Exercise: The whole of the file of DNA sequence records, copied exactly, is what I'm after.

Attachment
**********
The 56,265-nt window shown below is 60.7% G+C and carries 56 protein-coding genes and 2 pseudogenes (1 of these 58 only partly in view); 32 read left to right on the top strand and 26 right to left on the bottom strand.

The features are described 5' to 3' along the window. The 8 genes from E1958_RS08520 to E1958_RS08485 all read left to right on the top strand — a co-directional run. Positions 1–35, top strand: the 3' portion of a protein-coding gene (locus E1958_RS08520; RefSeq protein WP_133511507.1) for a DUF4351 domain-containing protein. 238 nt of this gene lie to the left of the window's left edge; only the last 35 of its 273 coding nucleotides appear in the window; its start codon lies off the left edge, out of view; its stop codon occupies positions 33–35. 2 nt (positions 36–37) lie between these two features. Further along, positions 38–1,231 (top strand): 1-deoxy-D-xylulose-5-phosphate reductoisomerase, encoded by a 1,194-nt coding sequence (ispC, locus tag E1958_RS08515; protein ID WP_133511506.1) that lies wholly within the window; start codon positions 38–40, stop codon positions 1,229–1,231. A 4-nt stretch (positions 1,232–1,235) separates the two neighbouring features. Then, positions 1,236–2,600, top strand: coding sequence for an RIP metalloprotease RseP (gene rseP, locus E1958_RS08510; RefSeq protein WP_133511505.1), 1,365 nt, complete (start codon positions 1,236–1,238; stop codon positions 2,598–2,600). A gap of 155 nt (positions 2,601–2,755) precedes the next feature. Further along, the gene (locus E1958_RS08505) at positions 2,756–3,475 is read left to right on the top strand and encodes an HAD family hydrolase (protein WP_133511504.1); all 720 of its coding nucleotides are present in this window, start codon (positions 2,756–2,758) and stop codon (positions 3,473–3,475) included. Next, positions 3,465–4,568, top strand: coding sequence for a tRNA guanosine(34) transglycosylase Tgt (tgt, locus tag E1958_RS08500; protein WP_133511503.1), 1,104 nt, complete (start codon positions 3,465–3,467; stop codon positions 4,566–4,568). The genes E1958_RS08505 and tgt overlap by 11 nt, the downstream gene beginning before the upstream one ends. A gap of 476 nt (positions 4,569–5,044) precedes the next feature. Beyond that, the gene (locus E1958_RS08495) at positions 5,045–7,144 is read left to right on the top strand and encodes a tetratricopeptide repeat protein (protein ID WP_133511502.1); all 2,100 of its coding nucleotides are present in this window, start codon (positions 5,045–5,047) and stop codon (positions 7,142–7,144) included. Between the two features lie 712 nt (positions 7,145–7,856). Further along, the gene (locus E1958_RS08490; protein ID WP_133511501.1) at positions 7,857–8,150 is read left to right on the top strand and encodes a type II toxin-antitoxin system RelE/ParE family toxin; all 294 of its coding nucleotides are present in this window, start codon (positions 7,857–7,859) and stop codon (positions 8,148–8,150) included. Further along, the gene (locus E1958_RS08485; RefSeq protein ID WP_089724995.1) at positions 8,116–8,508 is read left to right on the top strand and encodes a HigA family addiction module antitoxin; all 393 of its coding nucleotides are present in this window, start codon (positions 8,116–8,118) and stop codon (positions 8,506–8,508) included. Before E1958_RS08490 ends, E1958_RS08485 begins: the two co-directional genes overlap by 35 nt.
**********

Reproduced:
The 56,265-nt window shown below is 60.7% G+C and carries 56 protein-coding genes and 2 pseudogenes (1 of these 58 only partly in view); 32 read left to right on the top strand and 26 right to left on the bottom strand.

The features are described 5' to 3' along the window. The 8 genes from E1958_RS08520 to E1958_RS08485 all read left to right on the top strand — a co-directional run. Positions 1–35, top strand: the 3' portion of a protein-coding gene (locus E1958_RS08520; RefSeq protein WP_133511507.1) for a DUF4351 domain-containing protein. 238 nt of this gene lie to the left of the window's left edge; only the last 35 of its 273 coding nucleotides appear in the window; its start codon lies off the left edge, out of view; its stop codon occupies positions 33–35. 2 nt (positions 36–37) lie between these two features. Further along, positions 38–1,231 (top strand): 1-deoxy-D-xylulose-5-phosphate reductoisomerase, encoded by a 1,194-nt coding sequence (ispC, locus tag E1958_RS08515; protein ID WP_133511506.1) that lies wholly within the window; start codon positions 38–40, stop codon positions 1,229–1,231. A 4-nt stretch (positions 1,232–1,235) separates the two neighbouring features. Then, positions 1,236–2,600, top strand: coding sequence for an RIP metalloprotease RseP (gene rseP, locus E1958_RS08510; RefSeq protein WP_133511505.1), 1,365 nt, complete (start codon positions 1,236–1,238; stop codon positions 2,598–2,600). A gap of 155 nt (positions 2,601–2,755) precedes the next feature. Further along, the gene (locus E1958_RS08505) at positions 2,756–3,475 is read left to right on the top strand and encodes an HAD family hydrolase (protein WP_133511504.1); all 720 of its coding nucleotides are present in this window, start codon (positions 2,756–2,758) and stop codon (positions 3,473–3,475) included. Next, positions 3,465–4,568, top strand: coding sequence for a tRNA guanosine(34) transglycosylase Tgt (tgt, locus tag E1958_RS08500; protein WP_133511503.1), 1,104 nt, complete (start codon positions 3,465–3,467; stop codon positions 4,566–4,568). The genes E1958_RS08505 and tgt overlap by 11 nt, the downstream gene beginning before the upstream one ends. A gap of 476 nt (positions 4,569–5,044) precedes the next feature. Beyond that, the gene (locus E1958_RS08495) at positions 5,045–7,144 is read left to right on the top strand and encodes a tetratricopeptide repeat protein (protein ID WP_133511502.1); all 2,100 of its coding nucleotides are present in this window, start codon (positions 5,045–5,047) and stop codon (positions 7,142–7,144) included. Between the two features lie 712 nt (positions 7,145–7,856). Further along, the gene (locus E1958_RS08490; protein ID WP_133511501.1) at positions 7,857–8,150 is read left to right on the top strand and encodes a type II toxin-antitoxin system RelE/ParE family toxin; all 294 of its coding nucleotides are present in this window, start codon (positions 7,857–7,859) and stop codon (positions 8,148–8,150) included. Further along, the gene (locus E1958_RS08485; RefSeq protein ID WP_089724995.1) at positions 8,116–8,508 is read left to right on the top strand and encodes a HigA family addiction module antitoxin; all 393 of its coding nucleotides are present in this window, start codon (positions 8,116–8,118) and stop codon (positions 8,506–8,508) included. Before E1958_RS08490 ends, E1958_RS08485 begins: the two co-directional genes overlap by 35 nt.